sesquipedalian

“Sesquipedalian” means polysyllabic, long-winded, bombastic, grandiloquent, or florid. Antonyms are: monosyllabic, laconic, brief, brachysyllabic, terse. The first known use of sesquipedalian was in 1656. The word “sesquipedalian” is, in fact, sesquipedalian.

Horace, the Roman poet and satirist, was merely being gently ironic when he cautioned young poets against using sesquipedalia verba –-“words a foot and a half long”– in his book Ars poetica, a collection of maxims about writing. But in the 1600s, English literary critics used the word for lambasting writers using very long words. Robert Southey wrote, “The verses of Stephen Hawes are full of barbarous sesquipedalian Latinisms.”

Somebody who uses long words is a sesquipedalianist, and this style of writing is sesquipedalianism. The noun sesquipedality means “lengthiness.” If such words are not enough, there’s always hyperpolysyllabicsesquipedalianist for someone who enjoys using really long words. And, for the fear of such words, it’s “sesquipedalophobia,” often exaggerated by people into “hippopotomonstrosesquipedaliophobia.”

Antidisestablishmentarianism is a sesquipedalia: in fact it’s the longest non-coined and nontechnical word in the English language. Many such words were used in Finnegans Wake by James Joyce, who has been quoted as saying, “I’ve put in so many enigmas and puzzles that it will keep the professors busy for centuries arguing over what I meant, and that’s the only way of insuring one’s immortality.”

Writers especially love playing with long words. Shakespeare, in Love’s Labour’s Lost, used a 27-letter long word, honorificabilitudinitatibus. It means the capability to be honored, and is considered as one of the longest words in literature. Aristophanes, a comedic playwright, created a long Greek word of about 171 letters, meaning a dish consisting of different ingredients, like fish, dainties, sauces, and flesh. You know, “stew.”

“Sesquipedalian loquaciousness”: A predilection by the intelligentsia to engage in the manifestation of prolix exposition through a buzzword disposition form of communication notwithstanding the availability of more comprehensible, punctiliously applicable, diminutive alternatives. You know, “motor mouth.”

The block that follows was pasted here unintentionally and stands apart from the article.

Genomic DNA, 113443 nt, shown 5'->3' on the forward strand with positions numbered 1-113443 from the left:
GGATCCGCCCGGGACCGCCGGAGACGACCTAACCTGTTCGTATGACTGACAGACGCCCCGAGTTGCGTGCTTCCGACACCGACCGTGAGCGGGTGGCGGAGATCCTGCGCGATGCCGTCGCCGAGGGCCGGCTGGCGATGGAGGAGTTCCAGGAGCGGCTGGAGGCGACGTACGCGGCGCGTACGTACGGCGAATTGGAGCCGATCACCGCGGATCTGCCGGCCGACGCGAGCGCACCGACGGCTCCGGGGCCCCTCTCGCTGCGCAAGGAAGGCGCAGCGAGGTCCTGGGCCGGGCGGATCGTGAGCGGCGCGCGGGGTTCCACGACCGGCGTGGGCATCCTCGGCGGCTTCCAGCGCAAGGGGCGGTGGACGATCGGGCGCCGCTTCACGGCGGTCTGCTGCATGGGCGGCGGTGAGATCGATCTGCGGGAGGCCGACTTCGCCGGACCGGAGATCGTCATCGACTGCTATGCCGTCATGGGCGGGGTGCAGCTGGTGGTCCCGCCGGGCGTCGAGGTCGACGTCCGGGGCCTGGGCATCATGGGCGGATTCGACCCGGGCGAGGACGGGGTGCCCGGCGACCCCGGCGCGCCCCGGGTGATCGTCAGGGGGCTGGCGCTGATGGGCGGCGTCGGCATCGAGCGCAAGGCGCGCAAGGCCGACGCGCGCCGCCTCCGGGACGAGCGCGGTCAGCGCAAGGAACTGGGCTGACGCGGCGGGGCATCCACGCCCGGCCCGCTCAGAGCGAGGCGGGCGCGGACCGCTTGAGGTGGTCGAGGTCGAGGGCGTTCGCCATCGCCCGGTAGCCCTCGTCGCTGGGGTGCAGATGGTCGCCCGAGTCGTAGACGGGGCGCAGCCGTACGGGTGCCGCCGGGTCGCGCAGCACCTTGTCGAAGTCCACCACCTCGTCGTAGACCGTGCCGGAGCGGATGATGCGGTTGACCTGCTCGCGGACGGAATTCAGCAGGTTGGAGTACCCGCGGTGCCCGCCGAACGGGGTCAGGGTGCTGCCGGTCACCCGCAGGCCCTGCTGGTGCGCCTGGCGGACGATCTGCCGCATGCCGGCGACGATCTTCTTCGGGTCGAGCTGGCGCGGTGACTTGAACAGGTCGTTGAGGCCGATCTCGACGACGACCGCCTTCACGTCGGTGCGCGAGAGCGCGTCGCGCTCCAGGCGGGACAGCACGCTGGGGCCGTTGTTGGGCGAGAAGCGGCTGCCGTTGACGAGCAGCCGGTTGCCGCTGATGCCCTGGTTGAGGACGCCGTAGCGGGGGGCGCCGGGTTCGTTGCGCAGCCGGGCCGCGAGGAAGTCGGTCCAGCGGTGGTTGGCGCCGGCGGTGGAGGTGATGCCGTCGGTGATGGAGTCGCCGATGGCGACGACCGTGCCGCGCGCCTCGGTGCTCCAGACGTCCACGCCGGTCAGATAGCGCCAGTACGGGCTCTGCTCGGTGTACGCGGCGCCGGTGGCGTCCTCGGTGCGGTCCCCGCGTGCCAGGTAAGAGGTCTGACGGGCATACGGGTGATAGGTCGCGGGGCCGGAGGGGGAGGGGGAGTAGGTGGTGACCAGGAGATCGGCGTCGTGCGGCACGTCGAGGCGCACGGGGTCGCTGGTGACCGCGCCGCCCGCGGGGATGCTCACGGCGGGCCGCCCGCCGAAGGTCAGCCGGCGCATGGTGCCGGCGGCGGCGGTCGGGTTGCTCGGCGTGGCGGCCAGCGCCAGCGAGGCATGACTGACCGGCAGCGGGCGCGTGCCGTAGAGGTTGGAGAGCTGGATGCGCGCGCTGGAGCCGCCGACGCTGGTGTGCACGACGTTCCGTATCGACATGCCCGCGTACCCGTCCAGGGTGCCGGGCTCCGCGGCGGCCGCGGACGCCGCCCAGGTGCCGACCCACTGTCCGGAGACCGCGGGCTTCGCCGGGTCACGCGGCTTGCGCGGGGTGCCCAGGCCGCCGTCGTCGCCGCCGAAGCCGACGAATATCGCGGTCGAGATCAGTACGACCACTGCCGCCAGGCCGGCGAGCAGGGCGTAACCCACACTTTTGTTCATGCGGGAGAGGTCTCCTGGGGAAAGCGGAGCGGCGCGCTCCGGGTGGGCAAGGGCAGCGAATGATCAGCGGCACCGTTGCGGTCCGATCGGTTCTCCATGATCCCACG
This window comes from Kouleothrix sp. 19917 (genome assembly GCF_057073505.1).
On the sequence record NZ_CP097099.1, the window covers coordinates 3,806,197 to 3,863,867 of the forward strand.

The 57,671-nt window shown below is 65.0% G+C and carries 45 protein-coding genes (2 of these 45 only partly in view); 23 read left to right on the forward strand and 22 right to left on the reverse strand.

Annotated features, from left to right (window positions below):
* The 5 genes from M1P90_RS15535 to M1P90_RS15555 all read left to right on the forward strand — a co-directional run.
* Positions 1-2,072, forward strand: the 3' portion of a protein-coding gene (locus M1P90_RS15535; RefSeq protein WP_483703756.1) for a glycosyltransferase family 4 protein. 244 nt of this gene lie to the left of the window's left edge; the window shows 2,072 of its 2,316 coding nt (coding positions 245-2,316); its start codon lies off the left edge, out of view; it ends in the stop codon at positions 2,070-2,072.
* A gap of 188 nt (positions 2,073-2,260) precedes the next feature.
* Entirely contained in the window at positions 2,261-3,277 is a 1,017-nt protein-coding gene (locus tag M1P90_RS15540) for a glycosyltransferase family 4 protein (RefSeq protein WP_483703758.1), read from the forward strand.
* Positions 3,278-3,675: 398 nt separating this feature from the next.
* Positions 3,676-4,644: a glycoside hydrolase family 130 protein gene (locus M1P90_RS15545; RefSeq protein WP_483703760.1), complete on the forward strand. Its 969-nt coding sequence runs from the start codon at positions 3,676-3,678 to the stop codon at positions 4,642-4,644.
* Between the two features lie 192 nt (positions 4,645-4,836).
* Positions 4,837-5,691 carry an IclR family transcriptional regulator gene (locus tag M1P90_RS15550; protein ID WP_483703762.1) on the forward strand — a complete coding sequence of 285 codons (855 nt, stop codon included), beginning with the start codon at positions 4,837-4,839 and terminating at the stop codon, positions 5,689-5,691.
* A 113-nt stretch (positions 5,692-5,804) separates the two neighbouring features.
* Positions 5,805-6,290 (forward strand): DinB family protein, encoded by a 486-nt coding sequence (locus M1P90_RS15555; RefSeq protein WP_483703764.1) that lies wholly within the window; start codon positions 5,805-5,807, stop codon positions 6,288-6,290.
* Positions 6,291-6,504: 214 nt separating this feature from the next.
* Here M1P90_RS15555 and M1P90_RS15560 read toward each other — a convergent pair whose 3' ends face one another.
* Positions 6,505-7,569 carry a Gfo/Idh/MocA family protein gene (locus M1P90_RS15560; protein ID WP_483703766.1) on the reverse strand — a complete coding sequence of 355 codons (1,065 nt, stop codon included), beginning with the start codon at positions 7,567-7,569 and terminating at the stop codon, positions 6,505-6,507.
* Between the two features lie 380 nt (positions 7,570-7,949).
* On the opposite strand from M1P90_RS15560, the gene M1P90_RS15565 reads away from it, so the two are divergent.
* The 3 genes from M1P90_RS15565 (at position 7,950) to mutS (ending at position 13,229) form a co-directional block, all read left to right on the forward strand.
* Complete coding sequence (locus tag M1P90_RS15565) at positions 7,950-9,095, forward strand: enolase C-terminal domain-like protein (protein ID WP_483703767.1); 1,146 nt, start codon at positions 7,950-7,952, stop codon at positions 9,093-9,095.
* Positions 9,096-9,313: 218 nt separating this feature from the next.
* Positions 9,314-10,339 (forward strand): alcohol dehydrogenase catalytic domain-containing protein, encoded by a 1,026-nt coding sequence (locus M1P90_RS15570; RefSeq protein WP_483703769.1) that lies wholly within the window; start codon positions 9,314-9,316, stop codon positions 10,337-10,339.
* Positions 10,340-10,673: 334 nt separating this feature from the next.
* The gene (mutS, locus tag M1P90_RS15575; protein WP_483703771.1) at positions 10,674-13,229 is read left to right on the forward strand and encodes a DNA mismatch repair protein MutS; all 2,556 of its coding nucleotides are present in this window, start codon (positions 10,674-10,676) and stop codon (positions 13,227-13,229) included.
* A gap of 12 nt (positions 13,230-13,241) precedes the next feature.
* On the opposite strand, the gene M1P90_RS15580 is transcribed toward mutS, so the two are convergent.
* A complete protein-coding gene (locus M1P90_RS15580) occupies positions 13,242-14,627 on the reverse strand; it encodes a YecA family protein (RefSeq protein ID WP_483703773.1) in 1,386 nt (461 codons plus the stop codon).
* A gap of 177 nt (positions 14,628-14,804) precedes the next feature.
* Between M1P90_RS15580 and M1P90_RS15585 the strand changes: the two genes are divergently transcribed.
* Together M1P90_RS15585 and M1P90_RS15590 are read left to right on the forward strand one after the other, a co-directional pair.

If I did a paragraph like that I’d be writing Purple Prose. Unfortunately, I probably wouldn’t be able to pronounce half the words!

  One thought on “sesquipedalian

  1. October 7, 2020 at 7:31 am

    I had to practise saying : Sesquipedalia. Wonderful newish word for my vocabulary.

    Like

    • October 7, 2020 at 8:00 am

      So did I. I think it’s a wonderful word, too. It has rhythm!

      Like

  2. Leanne Taylor
    October 7, 2020 at 12:58 pm

    I especially like the James Joyce quote – his plan. 🙂

    Yes, what a fun one to pronounce!
    I practiced saying “sesquipedialian loquaciousness” for a bit …
    Then just “had to” see what sesquipedalian is in Spanish: 🙂
    It’s the same — without the “n”.
    How’s it pronounced? Yikes! Never mind. :-))

    Like

    • October 7, 2020 at 1:35 pm

      I liked the James Joyce quote, too. I said “sesquipedalian” so many times while I was writing the article that it rolls off the tongue easily now. But yes, I’ll pass on trying the Spanish version.

      Like

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